Providers Spend $2.76B Annually on Provider Directory Maintenance

On average, physician practices spend nearly $1,000 a month on provider directory maintenance because of the number of health plan contracts they have, CAQH reports.

Provider Directory Maintenance

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 By Samantha McGrail

November 19, 2019 – Nationally, provider directory maintenance cost physician practices about $2.76 billion each year, with each practice spending $998.84 on average every month, according to a recent survey conducted by the Council for Affordable Quality Healthcare (CAQH).

“Our nations fragmented approach to maintaining provider directories is not only a burden on physician practices, it may be undermining the accuracy of the data,” said April Todd, CAQH Senior Vice President for CORE and Explorations. “Health plans rely on the information providers give them. If we minimize the requests that drive provider burden, we can improve the accuracy of the data.”

The survey of 1,240 physician practices found that the burden associated with provider directory maintenance is largely due to the fact that the average physician practice updates information for 20 health plan contracts. Large physician practices had more than 30 health plan contracts to manage. This creates constant work that taxes practice resources and could be undermining the quality of the directory information, according to the survey. 

Dig Deeper

Half of the information controlled by directories may be inaccurate, according to a CMS study of Medicare Advantage directories in 2018. Members rely on directories to discern contact providers in their plan. As a result, any inaccuracy can present a roadblock to care, which could result in higher out-of-pocket costs, CMS explained.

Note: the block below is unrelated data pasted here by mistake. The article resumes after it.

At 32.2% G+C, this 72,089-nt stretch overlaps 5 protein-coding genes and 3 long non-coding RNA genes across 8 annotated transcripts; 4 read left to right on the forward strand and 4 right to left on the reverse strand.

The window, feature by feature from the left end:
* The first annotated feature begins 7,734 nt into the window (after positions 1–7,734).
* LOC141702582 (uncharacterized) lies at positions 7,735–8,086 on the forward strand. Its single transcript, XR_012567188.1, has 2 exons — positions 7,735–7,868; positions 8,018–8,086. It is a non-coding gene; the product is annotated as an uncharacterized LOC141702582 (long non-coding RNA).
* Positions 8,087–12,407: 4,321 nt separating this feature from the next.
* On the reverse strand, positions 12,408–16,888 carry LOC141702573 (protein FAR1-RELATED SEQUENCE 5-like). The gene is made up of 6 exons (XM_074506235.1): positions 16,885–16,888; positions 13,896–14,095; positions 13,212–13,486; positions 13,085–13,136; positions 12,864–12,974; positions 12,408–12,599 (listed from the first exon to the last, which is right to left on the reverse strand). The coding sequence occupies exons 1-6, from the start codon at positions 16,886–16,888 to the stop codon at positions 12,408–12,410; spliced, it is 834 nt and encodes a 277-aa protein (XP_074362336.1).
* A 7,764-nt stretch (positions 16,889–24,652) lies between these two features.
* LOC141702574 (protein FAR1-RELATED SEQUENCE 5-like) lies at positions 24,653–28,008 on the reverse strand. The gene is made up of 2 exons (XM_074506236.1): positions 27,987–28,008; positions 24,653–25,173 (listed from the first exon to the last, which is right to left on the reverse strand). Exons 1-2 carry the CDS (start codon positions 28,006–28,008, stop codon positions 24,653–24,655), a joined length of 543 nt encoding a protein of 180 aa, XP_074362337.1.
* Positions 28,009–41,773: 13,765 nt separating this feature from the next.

Providers recognize the importance of having accurate information on provider directories. Over half (52 percent) of physicians in a survey conducted by the American Medical Association (AMA) in 2018 said that their patients encounter coverage issues at least once a month due to inaccurate directories. Sixty-two percent of physicians also showed an interest in using one interface to send information to payers in order to tackle the problem. 

Employing one channel to update provider directory information could be a solution, according to the CAQH survey.

To determine whether a single platform could reduce the administrative burden and costs of provider directory maintenance, CAQH looked at how providers submit similar information to multiple health plans for credentialing.

CAQH noted that most providers already use one channel to submit provider directory information for credentialing purposes. But fewer providers use one channel for all of their health plan contracts.

Practices that use one channel for all plans spend 36.6 percent less per month than those that use multiple approaches, the survey showed. And using a single channel to update directory information could save the average physician practice $4,747 annually, while, nationwide, streaming directory maintenance through a single platform could save physician practices at least $1.1 billion each year. 

Getting more health plans on board with using a single credentialing system to update provider directory information could also modernize the whole process. Practices are using outdated methods for providing directory data to payers because payers are not technologically sophisticated to manage and update data, explained industry experts at Deloitte. 

Despite provider data being used across the payer organization for services like claims reimbursement, health plans still primarily use an outreach method involving phone calls to providers to update information.

“This is going to take an industry-wide solution,” said Todd. “If payers along all lines of business work together to reduce the burden on providers through a single streamlined approach, we can approve the accuracy of directories.”